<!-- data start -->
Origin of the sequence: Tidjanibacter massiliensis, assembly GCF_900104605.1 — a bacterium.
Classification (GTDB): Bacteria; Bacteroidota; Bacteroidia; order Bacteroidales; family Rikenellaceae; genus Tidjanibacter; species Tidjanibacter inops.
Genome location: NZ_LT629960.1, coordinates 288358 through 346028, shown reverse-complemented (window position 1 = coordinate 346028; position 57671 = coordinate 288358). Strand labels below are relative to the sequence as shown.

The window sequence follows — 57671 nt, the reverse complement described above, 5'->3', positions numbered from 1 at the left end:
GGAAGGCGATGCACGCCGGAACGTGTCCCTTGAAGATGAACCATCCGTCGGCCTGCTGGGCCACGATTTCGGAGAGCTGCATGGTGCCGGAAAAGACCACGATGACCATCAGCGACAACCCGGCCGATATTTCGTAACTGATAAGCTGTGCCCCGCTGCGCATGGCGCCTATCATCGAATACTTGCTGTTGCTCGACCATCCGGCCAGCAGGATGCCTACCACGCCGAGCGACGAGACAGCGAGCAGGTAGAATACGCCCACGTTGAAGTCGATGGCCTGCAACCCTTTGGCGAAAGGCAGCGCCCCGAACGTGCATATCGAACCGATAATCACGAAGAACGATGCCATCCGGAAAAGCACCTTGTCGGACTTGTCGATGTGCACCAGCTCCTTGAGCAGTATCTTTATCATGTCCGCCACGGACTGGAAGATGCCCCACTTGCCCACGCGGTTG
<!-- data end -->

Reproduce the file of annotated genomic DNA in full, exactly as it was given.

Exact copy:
Origin of the sequence: Tidjanibacter massiliensis, assembly GCF_900104605.1 — a bacterium.
Classification (GTDB): Bacteria; Bacteroidota; Bacteroidia; order Bacteroidales; family Rikenellaceae; genus Tidjanibacter; species Tidjanibacter inops.
Genome location: NZ_LT629960.1, coordinates 288358 through 346028, shown reverse-complemented (window position 1 = coordinate 346028; position 57671 = coordinate 288358). Strand labels below are relative to the sequence as shown.

The window sequence follows — 57671 nt, the reverse complement described above, 5'->3', positions numbered from 1 at the left end:
GGAAGGCGATGCACGCCGGAACGTGTCCCTTGAAGATGAACCATCCGTCGGCCTGCTGGGCCACGATTTCGGAGAGCTGCATGGTGCCGGAAAAGACCACGATGACCATCAGCGACAACCCGGCCGATATTTCGTAACTGATAAGCTGTGCCCCGCTGCGCATGGCGCCTATCATCGAATACTTGCTGTTGCTCGACCATCCGGCCAGCAGGATGCCTACCACGCCGAGCGACGAGACAGCGAGCAGGTAGAATACGCCCACGTTGAAGTCGATGGCCTGCAACCCTTTGGCGAAAGGCAGCGCCCCGAACGTGCATATCGAACCGATAATCACGAAGAACGATGCCATCCGGAAAAGCACCTTGTCGGACTTGTCGATGTGCACCAGCTCCTTGAGCAGTATCTTTATCATGTCCGCCACGGACTGGAAGATGCCCCACTTGCCCACGCGGTTG